Interview with Author, Jenny Milchman

Jenny.Milchman.WebI first heard about Jenny Milchman at last year’s Thrillerfest Conference in New York. Although, I was unable to meet her in person at that time, I was fascinated with her debut, COVER OF SNOW, and her long road to publication. I’m excited that I will finally be meeting her at this year’s Thrillerfest. Not only is Jenny a talented author, she’s approachable, friendly, and willing to share her expertise and knowledge. I am fortunate that all of the authors on my website embrace these qualities and I am proud to add another lovely one to the list. Thank you, Jenny, for the interview and for your inspiration.


CL: This is a great debut, Jenny. I literally saw this book like a movie in my mind…very visual and suspenseful. You have a lot going on in the background. Did you create an outline before starting the novel or did you create the story as you went along?

JM: Well…if I tell you that the published version of Cover of Snow was draft number twenty-two, that might give you an idea! I probably could’ve saved myself a lot of work if I’d had an outline. But I think I might also have saved myself some of the surprises, and twists and turns. Because I didn’t see them coming, I hope that may translate into a more exciting experience for the reader. Thank you for your kind words, by the way.

CL: You’re a great storyteller and I didn’t see what was underneath the obvious at first. Tell me how you were influenced by this landscape and location? I could feel Nora’s confinement and sense of isolation.

JM: I’m so glad you could! I did, too. And do you know, I live somewhat near my fictional town now, and every time I see an Adirondack Trailways bus, I picture Teggie on it! In other words, the setting feels very, very real to me. The town of Wedeskyull feels so real, in fact, that it’s the setting for my forthcoming novel, and the one after that. This isn’t a series in the traditional sense, with a series protagonist; instead the town is the recurring character. People who filled small roles in Cover of Snow will play larger ones in Ruin Falls, and vice versa. In terms of why I was influenced by this landscape, I think a lot of it comes down to a very real sense of desolation and drama. If you make a wrong turn in the Adirondacks in winter, you could freeze to death, or fall beneath the ice, or…That kind of line that’s all too easy to cross suggests a lot of scary possibilities to me, and inevitably, those get turned into books.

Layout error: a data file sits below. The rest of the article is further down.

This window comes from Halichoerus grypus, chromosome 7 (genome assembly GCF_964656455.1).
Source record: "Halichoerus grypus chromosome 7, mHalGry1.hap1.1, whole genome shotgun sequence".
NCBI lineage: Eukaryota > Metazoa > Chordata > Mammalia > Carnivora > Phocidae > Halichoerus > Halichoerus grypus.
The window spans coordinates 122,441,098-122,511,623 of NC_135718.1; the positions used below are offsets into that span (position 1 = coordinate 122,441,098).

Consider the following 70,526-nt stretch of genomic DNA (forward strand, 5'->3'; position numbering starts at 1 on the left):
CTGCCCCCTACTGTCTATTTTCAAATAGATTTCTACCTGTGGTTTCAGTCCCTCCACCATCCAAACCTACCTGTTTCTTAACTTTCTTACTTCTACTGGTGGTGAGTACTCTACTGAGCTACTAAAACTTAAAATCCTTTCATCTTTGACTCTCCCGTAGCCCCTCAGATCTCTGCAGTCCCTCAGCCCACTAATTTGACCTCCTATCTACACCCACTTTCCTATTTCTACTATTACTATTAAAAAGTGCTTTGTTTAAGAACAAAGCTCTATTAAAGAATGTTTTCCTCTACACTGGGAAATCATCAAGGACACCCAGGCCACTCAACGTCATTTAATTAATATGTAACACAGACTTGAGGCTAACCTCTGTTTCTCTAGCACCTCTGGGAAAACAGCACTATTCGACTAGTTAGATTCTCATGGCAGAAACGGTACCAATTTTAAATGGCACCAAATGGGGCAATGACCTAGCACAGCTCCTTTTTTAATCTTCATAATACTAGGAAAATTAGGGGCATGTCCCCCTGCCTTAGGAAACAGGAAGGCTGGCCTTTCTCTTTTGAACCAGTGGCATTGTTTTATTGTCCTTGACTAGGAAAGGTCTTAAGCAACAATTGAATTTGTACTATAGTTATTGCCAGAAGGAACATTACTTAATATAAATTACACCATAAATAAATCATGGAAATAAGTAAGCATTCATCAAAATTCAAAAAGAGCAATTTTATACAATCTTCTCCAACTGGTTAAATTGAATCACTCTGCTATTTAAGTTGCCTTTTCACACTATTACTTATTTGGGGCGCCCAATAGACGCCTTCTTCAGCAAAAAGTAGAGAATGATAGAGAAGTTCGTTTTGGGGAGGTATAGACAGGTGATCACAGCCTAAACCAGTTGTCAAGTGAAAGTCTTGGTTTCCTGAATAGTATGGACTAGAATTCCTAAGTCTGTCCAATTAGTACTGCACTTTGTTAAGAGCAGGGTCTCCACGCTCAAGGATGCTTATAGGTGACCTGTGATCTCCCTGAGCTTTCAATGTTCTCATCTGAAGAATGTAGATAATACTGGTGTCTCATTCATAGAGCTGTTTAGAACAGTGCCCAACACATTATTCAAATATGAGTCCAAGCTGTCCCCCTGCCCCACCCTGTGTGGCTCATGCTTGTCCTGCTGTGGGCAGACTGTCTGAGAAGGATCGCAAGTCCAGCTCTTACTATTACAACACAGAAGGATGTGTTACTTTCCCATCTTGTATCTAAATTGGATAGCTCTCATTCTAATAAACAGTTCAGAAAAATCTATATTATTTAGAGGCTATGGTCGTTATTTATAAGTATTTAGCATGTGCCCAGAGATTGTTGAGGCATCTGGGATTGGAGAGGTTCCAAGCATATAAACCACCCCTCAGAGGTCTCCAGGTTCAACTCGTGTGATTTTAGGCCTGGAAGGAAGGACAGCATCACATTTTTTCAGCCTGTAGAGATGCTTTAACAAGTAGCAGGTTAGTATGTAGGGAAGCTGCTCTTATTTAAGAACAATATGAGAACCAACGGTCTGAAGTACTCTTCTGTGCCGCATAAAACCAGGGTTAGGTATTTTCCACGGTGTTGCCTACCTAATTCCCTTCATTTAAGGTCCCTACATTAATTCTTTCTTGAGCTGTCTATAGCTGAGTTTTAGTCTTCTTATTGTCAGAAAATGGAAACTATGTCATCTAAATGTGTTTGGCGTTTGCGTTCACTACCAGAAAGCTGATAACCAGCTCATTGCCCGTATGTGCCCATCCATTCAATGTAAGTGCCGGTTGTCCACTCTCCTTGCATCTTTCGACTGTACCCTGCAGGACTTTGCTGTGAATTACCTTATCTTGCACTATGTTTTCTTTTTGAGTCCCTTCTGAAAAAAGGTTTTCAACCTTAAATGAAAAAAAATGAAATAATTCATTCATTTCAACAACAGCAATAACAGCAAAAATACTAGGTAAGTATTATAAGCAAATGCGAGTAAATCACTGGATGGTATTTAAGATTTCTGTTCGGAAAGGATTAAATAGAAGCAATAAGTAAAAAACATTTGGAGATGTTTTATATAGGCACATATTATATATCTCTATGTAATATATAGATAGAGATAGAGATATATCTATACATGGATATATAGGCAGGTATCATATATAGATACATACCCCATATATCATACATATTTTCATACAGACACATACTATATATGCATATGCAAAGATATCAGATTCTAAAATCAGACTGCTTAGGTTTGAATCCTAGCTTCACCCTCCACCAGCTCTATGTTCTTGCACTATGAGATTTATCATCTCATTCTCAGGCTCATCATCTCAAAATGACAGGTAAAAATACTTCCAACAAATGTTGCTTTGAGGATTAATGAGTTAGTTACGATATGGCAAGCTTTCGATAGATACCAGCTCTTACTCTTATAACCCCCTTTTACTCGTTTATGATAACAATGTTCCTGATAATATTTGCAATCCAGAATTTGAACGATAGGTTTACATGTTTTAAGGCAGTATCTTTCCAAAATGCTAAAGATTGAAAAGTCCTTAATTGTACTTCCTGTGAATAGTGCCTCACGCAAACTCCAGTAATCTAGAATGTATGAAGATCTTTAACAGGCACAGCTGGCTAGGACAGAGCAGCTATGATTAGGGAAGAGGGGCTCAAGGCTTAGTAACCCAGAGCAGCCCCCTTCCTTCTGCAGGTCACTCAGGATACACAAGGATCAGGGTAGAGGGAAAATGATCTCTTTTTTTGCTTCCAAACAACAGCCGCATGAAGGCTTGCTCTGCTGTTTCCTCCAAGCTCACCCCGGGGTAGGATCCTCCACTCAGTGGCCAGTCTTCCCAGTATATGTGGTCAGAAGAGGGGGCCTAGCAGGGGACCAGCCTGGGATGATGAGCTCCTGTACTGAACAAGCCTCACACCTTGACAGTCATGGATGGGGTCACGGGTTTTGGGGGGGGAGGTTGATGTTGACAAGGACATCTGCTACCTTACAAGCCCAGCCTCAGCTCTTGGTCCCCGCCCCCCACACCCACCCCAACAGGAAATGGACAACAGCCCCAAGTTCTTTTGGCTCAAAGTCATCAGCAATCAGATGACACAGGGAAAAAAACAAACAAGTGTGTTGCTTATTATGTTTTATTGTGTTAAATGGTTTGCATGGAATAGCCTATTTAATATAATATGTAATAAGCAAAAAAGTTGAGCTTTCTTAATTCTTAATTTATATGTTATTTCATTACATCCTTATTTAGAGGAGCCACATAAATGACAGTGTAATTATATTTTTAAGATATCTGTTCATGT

CL: You uncovered layers of secrecy extremely well…what authors have inspired you?

JM: Well, the biggest influence on me has always been Stephen King. His Castle Rock is the inspiration for my Wedeskyull in some ways. But in terms of secrecy and suspense, Andrew Klavan and Laura Lippman stand out in my mind. And no one does small towns like Julia Spencer-Fleming and Louise Penny. I have left out so many favorites that this handful feels terribly incomplete!

CL: Tell me a little about your road to publication…was it a difficult one?

JM: You might think difficult is an understatement after I share this! Okay…so…Cover of Snow is actually my eighth novel, although it was the first one published.

While I was trying to get published, I kept getting close. I had three different agents represent five different novels and we had a total of fifteen “almost offers”—editors presenting a book to their editorial boards without getting the okay to make a deal. The last time before It Finally Happened, the novel in question had made it all the way up the ladder, and was turned down by the publisher herself. That was…crushing. (But in hindsight, the best thing that could’ve happened, in the same way that once you meet your husband, you’re awfully glad that last guy before him dumped you.)